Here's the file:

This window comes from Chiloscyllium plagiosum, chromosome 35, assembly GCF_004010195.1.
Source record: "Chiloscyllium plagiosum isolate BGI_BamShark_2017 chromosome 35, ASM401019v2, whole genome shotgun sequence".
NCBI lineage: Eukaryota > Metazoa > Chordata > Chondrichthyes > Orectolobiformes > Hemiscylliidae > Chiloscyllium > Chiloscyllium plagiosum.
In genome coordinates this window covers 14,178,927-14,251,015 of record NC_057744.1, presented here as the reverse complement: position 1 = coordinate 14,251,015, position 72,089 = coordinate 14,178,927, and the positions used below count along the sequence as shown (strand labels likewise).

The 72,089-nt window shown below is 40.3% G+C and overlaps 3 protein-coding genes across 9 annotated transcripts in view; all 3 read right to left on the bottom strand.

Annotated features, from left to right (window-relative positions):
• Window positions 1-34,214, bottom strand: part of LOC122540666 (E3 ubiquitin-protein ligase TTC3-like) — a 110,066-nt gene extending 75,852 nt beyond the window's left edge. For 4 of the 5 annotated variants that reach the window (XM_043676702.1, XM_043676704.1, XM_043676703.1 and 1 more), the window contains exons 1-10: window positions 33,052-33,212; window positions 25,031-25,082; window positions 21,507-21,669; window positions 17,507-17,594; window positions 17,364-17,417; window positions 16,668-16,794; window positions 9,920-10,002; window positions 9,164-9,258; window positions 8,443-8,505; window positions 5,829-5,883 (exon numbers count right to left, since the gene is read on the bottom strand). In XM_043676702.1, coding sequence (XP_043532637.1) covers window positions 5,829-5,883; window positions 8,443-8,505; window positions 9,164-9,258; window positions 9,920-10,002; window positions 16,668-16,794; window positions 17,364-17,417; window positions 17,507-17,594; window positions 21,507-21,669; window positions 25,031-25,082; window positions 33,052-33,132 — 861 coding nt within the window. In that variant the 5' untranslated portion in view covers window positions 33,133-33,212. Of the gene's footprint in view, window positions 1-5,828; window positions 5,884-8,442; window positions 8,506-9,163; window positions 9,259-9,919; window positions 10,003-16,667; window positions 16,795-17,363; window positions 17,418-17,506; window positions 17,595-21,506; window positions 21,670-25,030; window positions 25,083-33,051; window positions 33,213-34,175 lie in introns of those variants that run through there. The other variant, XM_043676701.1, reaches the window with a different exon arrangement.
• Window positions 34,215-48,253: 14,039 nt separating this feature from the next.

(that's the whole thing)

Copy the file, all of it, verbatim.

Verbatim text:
This window comes from Chiloscyllium plagiosum, chromosome 35, assembly GCF_004010195.1.
Source record: "Chiloscyllium plagiosum isolate BGI_BamShark_2017 chromosome 35, ASM401019v2, whole genome shotgun sequence".
NCBI lineage: Eukaryota > Metazoa > Chordata > Chondrichthyes > Orectolobiformes > Hemiscylliidae > Chiloscyllium > Chiloscyllium plagiosum.
In genome coordinates this window covers 14,178,927-14,251,015 of record NC_057744.1, presented here as the reverse complement: position 1 = coordinate 14,251,015, position 72,089 = coordinate 14,178,927, and the positions used below count along the sequence as shown (strand labels likewise).

The 72,089-nt window shown below is 40.3% G+C and overlaps 3 protein-coding genes across 9 annotated transcripts in view; all 3 read right to left on the bottom strand.

Annotated features, from left to right (window-relative positions):
• Window positions 1-34,214, bottom strand: part of LOC122540666 (E3 ubiquitin-protein ligase TTC3-like) — a 110,066-nt gene extending 75,852 nt beyond the window's left edge. For 4 of the 5 annotated variants that reach the window (XM_043676702.1, XM_043676704.1, XM_043676703.1 and 1 more), the window contains exons 1-10: window positions 33,052-33,212; window positions 25,031-25,082; window positions 21,507-21,669; window positions 17,507-17,594; window positions 17,364-17,417; window positions 16,668-16,794; window positions 9,920-10,002; window positions 9,164-9,258; window positions 8,443-8,505; window positions 5,829-5,883 (exon numbers count right to left, since the gene is read on the bottom strand). In XM_043676702.1, coding sequence (XP_043532637.1) covers window positions 5,829-5,883; window positions 8,443-8,505; window positions 9,164-9,258; window positions 9,920-10,002; window positions 16,668-16,794; window positions 17,364-17,417; window positions 17,507-17,594; window positions 21,507-21,669; window positions 25,031-25,082; window positions 33,052-33,132 — 861 coding nt within the window. In that variant the 5' untranslated portion in view covers window positions 33,133-33,212. Of the gene's footprint in view, window positions 1-5,828; window positions 5,884-8,442; window positions 8,506-9,163; window positions 9,259-9,919; window positions 10,003-16,667; window positions 16,795-17,363; window positions 17,418-17,506; window positions 17,595-21,506; window positions 21,670-25,030; window positions 25,083-33,051; window positions 33,213-34,175 lie in introns of those variants that run through there. The other variant, XM_043676701.1, reaches the window with a different exon arrangement.
• Window positions 34,215-48,253: 14,039 nt separating this feature from the next.